(Photo: Courtesy Andrew Bernstein)
The Daily Rally

Andrew Bernstein Chooses His Own Recovery

A hit-and-run left the cyclist unable to stand on his own two feet—until he decided he could

Courtesy Andrew Bernstein

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Andrew Bernstein told his story to producer Ann Marie Awad for an episode of The Daily Rally podcast. It has been edited for length and clarity.

I was trying to get back into the gym and I was working out, from a seated position in the wheelchair, but I was just not used to moving around again, and everything was out of balance.

It was scary, because every time I couldn’t stand up, It was a reminder of how weak I was, and how much my body had changed, and how much my life was going to change going forward.

Everything was hard.

I am better known as Bernie. I’m originally from Brooklyn, New York, and I’ve lived in Colorado since 2018.

I am a PR and marketing professional, and I work for the virtual cycling platform Zwift.

For a lot of my adult life, I was an amateur bike racer, and had a lot of passion for cycling and riding and racing bikes. Now that I’m no longer actively racing, I still ride a lot, and I’m very passionate about it, but I also have a passion for just being outside and hiking.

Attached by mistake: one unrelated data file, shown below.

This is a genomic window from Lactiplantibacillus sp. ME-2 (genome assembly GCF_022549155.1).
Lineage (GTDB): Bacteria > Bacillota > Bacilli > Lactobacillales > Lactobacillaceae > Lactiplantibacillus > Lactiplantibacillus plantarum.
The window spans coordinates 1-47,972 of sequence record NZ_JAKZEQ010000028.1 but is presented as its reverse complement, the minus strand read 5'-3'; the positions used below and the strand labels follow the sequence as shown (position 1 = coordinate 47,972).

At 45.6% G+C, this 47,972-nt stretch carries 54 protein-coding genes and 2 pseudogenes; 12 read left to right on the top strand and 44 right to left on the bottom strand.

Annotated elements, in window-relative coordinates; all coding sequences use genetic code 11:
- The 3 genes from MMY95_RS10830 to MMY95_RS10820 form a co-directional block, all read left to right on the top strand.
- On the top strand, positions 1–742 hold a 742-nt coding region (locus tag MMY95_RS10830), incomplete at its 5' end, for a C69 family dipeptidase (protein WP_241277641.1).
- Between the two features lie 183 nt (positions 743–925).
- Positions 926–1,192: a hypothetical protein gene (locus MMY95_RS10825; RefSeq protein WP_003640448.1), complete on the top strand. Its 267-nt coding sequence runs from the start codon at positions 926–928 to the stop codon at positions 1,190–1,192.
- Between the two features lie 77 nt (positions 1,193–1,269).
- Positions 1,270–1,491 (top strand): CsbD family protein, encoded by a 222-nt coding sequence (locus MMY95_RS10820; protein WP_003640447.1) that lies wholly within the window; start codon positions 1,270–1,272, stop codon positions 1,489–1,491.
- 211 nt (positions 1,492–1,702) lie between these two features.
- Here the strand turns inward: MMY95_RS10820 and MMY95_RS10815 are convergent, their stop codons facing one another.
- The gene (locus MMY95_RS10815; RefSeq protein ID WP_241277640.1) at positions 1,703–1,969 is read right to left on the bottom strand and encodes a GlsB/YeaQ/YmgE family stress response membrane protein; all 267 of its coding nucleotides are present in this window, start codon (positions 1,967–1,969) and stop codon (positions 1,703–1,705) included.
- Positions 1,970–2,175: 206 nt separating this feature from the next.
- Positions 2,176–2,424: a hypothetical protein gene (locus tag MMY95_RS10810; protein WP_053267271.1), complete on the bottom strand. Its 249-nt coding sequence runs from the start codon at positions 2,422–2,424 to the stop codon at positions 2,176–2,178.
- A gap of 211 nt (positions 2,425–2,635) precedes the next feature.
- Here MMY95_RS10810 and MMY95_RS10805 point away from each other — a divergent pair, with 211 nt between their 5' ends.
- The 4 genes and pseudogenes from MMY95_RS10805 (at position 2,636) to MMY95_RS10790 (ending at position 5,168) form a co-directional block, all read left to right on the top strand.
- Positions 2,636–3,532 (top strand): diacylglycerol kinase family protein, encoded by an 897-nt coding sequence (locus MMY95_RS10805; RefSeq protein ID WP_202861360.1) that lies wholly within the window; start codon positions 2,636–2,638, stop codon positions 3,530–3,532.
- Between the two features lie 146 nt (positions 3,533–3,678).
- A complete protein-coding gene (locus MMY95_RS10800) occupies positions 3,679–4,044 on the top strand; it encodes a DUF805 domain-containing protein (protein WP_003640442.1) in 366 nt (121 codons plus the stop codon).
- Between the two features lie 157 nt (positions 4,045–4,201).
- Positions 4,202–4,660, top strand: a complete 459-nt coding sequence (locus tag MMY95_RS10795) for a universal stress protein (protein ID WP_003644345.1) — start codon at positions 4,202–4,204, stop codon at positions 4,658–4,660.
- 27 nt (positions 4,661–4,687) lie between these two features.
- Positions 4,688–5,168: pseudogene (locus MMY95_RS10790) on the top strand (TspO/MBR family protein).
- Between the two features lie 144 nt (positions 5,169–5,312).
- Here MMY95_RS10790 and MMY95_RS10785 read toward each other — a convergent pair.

In 2019, I was the victim of a hit-and-run, and survived pretty traumatic injuries, including a lot of broken bones and collapsed lungs and internal bleeding.

I suffered a spinal cord injury, which resulted in paraplegia. My left leg is now paralyzed, and it also affects my bladder. Whenever only one side of your body’s impacted, you get all these imbalances. So I live with a lot of chronic pain as a result of my spinal cord injury.

I was hospitalized for three months and then I went home with his new paraplegic body and, and had to spend a lot of time learning how to get in and out of the car, and get into the house, and use the bathroom, take a shower. All basic things that you have to relearn when your body no longer functions as it did.

There were a lot of challenges, but one of the ones that has stuck with me as the hardest to overcome was learning how to stand.

When I was in the hospital, I was largely using a wheelchair. And when I was discharged from the hospital, I had been given a leg brace called a KAFO, which stands for knee, ankle, foot, orthotic.

When you don’t have any strength around those joints and the muscles around those joints, the brace can keep your leg rigid. It almost becomes like a peg leg, and you can put weight through it.